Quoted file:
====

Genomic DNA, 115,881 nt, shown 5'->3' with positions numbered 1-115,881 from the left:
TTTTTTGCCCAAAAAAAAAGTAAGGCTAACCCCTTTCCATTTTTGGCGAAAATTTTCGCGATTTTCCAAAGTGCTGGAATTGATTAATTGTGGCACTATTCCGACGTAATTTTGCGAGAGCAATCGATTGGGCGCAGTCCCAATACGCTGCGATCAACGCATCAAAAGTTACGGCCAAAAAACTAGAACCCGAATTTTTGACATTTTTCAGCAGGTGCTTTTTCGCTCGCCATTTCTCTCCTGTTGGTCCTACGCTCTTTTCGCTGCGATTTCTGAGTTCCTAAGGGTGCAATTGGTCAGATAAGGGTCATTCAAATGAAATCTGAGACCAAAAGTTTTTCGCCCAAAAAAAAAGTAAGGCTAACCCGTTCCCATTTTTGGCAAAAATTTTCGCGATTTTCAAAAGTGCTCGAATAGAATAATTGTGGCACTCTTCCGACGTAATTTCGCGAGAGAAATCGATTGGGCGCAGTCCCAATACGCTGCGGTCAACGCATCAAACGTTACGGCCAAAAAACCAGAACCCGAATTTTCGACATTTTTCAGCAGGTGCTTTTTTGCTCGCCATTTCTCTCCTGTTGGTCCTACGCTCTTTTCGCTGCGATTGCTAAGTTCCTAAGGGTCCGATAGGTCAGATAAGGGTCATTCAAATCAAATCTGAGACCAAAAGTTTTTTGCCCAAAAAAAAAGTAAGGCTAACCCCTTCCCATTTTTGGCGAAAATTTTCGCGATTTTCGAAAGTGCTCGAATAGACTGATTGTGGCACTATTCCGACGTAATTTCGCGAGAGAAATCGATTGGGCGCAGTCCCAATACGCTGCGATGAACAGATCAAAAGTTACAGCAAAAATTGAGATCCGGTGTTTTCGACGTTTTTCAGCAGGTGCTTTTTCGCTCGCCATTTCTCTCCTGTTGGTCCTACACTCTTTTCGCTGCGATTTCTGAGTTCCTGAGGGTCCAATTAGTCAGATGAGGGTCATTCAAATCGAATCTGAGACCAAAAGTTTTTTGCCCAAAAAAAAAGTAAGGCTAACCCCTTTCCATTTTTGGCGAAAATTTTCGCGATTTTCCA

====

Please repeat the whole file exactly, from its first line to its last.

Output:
Genomic DNA, 115,881 nt, shown 5'->3' with positions numbered 1-115,881 from the left:
TTTTTTGCCCAAAAAAAAAGTAAGGCTAACCCCTTTCCATTTTTGGCGAAAATTTTCGCGATTTTCCAAAGTGCTGGAATTGATTAATTGTGGCACTATTCCGACGTAATTTTGCGAGAGCAATCGATTGGGCGCAGTCCCAATACGCTGCGATCAACGCATCAAAAGTTACGGCCAAAAAACTAGAACCCGAATTTTTGACATTTTTCAGCAGGTGCTTTTTCGCTCGCCATTTCTCTCCTGTTGGTCCTACGCTCTTTTCGCTGCGATTTCTGAGTTCCTAAGGGTGCAATTGGTCAGATAAGGGTCATTCAAATGAAATCTGAGACCAAAAGTTTTTCGCCCAAAAAAAAAGTAAGGCTAACCCGTTCCCATTTTTGGCAAAAATTTTCGCGATTTTCAAAAGTGCTCGAATAGAATAATTGTGGCACTCTTCCGACGTAATTTCGCGAGAGAAATCGATTGGGCGCAGTCCCAATACGCTGCGGTCAACGCATCAAACGTTACGGCCAAAAAACCAGAACCCGAATTTTCGACATTTTTCAGCAGGTGCTTTTTTGCTCGCCATTTCTCTCCTGTTGGTCCTACGCTCTTTTCGCTGCGATTGCTAAGTTCCTAAGGGTCCGATAGGTCAGATAAGGGTCATTCAAATCAAATCTGAGACCAAAAGTTTTTTGCCCAAAAAAAAAGTAAGGCTAACCCCTTCCCATTTTTGGCGAAAATTTTCGCGATTTTCGAAAGTGCTCGAATAGACTGATTGTGGCACTATTCCGACGTAATTTCGCGAGAGAAATCGATTGGGCGCAGTCCCAATACGCTGCGATGAACAGATCAAAAGTTACAGCAAAAATTGAGATCCGGTGTTTTCGACGTTTTTCAGCAGGTGCTTTTTCGCTCGCCATTTCTCTCCTGTTGGTCCTACACTCTTTTCGCTGCGATTTCTGAGTTCCTGAGGGTCCAATTAGTCAGATGAGGGTCATTCAAATCGAATCTGAGACCAAAAGTTTTTTGCCCAAAAAAAAAGTAAGGCTAACCCCTTTCCATTTTTGGCGAAAATTTTCGCGATTTTCCA